Unsupervised, rebellious, radical agrarian experimenter, minimalist penny-pincher, and adventurous cook. Crotchety, cantankerous, terse curmudgeon, non-conformist, and contrarian who questions everything!

The best thing about a vegetable garden is all the meat you can hunt and trap out of it!

 

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You only have to mention school breakfasts to get under my hide.

And please don't start throwing rocks, of course I don't want children going hungry, but when did it become someone else's job to feed kids?  There are just so many you people who are multiplying without any regard as to how they'll support their offspring, they just don't worry about it because someone else will come along and do their job.

My biggest issue is where will it all end?  I already have spent thousands and thousands of dollars over my life to support the school system,  am I going to have to pay to raise all those children as well?

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47 minutes ago, lindag said:

they just don't worry about it because someone else will come along and do their job.

 

Or they don't worry about it at all and the children go hungry through no fault of their own.  People should take proper responsibility, but they aren't always going to do it (or they may suddenly find themselves without the means to do it).  These programs didn't create these problems, they were created to address problems that were already long established. It would be nice if there wasn't a need to help people get enough to eat, but I don't think that is the case.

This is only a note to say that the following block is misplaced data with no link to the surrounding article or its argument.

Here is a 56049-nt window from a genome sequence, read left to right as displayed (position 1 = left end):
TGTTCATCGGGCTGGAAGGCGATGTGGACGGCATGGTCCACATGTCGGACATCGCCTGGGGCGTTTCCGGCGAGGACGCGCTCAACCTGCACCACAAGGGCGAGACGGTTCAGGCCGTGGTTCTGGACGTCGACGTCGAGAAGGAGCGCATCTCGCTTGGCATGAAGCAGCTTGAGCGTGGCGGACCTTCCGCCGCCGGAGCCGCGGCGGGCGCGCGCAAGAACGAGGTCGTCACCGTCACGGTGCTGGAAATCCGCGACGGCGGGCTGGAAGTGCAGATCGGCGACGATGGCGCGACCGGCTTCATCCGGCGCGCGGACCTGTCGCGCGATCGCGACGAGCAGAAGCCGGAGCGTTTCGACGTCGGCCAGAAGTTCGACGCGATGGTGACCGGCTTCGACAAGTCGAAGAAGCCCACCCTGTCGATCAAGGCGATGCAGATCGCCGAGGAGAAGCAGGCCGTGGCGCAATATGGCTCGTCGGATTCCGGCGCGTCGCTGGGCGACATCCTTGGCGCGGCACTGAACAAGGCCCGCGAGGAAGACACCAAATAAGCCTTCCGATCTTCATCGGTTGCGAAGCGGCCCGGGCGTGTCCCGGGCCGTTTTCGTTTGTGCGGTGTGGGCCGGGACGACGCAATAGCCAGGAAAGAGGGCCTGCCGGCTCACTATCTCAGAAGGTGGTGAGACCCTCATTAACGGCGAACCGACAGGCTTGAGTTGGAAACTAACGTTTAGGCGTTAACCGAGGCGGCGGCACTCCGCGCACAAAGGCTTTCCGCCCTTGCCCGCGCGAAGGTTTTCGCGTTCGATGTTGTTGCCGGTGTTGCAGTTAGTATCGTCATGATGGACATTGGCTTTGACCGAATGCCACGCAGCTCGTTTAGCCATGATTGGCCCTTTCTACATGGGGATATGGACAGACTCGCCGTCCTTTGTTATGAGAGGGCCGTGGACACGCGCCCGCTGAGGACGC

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1 hour ago, lindag said:

You only have to mention school breakfasts to get under my hide.

And please don't start throwing rocks, of course I don't want children going hungry, but when did it become someone else's job to feed kids?  There are just so many you people who are multiplying without any regard as to how they'll support their offspring, they just don't worry about it because someone else will come along and do their job.

My biggest issue is where will it all end?  I already have spent thousands and thousands of dollars over my life to support the school system,  am I going to have to pay to raise all those children as well?

 

Unfortunately, statistics say yes - those kids are much much more likely to grow up to be functional and contributing members of society if we support them even if their parents are dropping the ball, which is better for society overall. :( There was a study done a bit ago looking at something like just providing free pre-school at age 4 and the difference it made in how many kids went on to get good jobs, etc. was startling.

 

There are plenty of people from all walks of life busily reproducing who really shouldn't be, heck knows I went to high school (private) with a lot of kids who were fed well but neglected worse than many kids of parents who spent time with them but couldn't afford to feed them enough. Making babies isn't particularly difficult.